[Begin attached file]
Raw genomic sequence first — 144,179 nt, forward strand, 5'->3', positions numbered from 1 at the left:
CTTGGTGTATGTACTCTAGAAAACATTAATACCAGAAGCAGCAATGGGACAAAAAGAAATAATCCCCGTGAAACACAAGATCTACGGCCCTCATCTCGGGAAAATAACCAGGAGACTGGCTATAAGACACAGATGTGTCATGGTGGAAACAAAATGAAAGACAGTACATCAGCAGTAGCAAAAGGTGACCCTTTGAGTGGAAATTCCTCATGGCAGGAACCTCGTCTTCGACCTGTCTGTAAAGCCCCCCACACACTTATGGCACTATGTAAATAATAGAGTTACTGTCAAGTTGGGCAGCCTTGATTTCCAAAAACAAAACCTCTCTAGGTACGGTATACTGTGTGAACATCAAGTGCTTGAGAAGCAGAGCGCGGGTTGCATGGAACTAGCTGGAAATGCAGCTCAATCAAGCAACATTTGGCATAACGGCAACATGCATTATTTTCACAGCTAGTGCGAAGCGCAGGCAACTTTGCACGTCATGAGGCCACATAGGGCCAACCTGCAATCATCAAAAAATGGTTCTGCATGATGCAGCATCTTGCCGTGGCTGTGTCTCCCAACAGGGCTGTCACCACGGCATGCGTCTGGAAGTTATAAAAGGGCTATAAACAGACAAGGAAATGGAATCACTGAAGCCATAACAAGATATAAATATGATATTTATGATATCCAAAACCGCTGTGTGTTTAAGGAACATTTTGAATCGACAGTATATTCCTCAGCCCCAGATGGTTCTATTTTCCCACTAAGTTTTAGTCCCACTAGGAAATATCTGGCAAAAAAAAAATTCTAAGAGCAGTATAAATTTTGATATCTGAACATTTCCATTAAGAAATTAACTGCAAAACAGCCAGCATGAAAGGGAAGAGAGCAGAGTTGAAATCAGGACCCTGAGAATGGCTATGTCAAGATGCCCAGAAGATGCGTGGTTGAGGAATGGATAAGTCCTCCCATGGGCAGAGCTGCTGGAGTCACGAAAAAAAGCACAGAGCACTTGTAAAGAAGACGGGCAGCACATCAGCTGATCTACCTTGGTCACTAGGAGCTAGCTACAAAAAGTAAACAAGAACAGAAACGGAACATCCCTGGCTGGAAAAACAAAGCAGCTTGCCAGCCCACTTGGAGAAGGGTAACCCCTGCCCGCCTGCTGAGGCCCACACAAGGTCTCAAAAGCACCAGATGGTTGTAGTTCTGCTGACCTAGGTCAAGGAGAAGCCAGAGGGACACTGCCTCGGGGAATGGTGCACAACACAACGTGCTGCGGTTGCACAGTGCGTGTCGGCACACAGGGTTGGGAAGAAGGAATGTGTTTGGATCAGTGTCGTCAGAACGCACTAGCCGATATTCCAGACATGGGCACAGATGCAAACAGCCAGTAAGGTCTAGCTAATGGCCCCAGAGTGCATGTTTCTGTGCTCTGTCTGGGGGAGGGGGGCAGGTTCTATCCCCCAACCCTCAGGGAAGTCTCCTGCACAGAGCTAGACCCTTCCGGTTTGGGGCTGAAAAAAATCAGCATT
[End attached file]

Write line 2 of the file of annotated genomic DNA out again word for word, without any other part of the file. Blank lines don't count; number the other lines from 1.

CTTGGTGTATGTACTCTAGAAAACATTAATACCAGAAGCAGCAATGGGACAAAAAGAAATAATCCCCGTGAAACACAAGATCTACGGCCCTCATCTCGGGAAAATAACCAGGAGACTGGCTATAAGACACAGATGTGTCATGGTGGAAACAAAATGAAAGACAGTACATCAGCAGTAGCAAAAGGTGACCCTTTGAGTGGAAATTCCTCATGGCAGGAACCTCGTCTTCGACCTGTCTGTAAAGCCCCCCACACACTTATGGCACTATGTAAATAATAGAGTTACTGTCAAGTTGGGCAGCCTTGATTTCCAAAAACAAAACCTCTCTAGGTACGGTATACTGTGTGAACATCAAGTGCTTGAGAAGCAGAGCGCGGGTTGCATGGAACTAGCTGGAAATGCAGCTCAATCAAGCAACATTTGGCATAACGGCAACATGCATTATTTTCACAGCTAGTGCGAAGCGCAGGCAACTTTGCACGTCATGAGGCCACATAGGGCCAACCTGCAATCATCAAAAAATGGTTCTGCATGATGCAGCATCTTGCCGTGGCTGTGTCTCCCAACAGGGCTGTCACCACGGCATGCGTCTGGAAGTTATAAAAGGGCTATAAACAGACAAGGAAATGGAATCACTGAAGCCATAACAAGATATAAATATGATATTTATGATATCCAAAACCGCTGTGTGTTTAAGGAACATTTTGAATCGACAGTATATTCCTCAGCCCCAGATGGTTCTATTTTCCCACTAAGTTTTAGTCCCACTAGGAAATATCTGGCAAAAAAAAAATTCTAAGAGCAGTATAAATTTTGATATCTGAACATTTCCATTAAGAAATTAACTGCAAAACAGCCAGCATGAAAGGGAAGAGAGCAGAGTTGAAATCAGGACCCTGAGAATGGCTATGTCAAGATGCCCAGAAGATGCGTGGTTGAGGAATGGATAAGTCCTCCCATGGGCAGAGCTGCTGGAGTCACGAAAAAAAGCACAGAGCACTTGTAAAGAAGACGGGCAGCACATCAGCTGATCTACCTTGGTCACTAGGAGCTAGCTACAAAAAGTAAACAAGAACAGAAACGGAACATCCCTGGCTGGAAAAACAAAGCAGCTTGCCAGCCCACTTGGAGAAGGGTAACCCCTGCCCGCCTGCTGAGGCCCACACAAGGTCTCAAAAGCACCAGATGGTTGTAGTTCTGCTGACCTAGGTCAAGGAGAAGCCAGAGGGACACTGCCTCGGGGAATGGTGCACAACACAACGTGCTGCGGTTGCACAGTGCGTGTCGGCACACAGGGTTGGGAAGAAGGAATGTGTTTGGATCAGTGTCGTCAGAACGCACTAGCCGATATTCCAGACATGGGCACAGATGCAAACAGCCAGTAAGGTCTAGCTAATGGCCCCAGAGTGCATGTTTCTGTGCTCTGTCTGGGGGAGGGGGGCAGGTTCTATCCCCCAACCCTCAGGGAAGTCTCCTGCACAGAGCTAGACCCTTCCGGTTTGGGGCTGAAAAAAATCAGCATT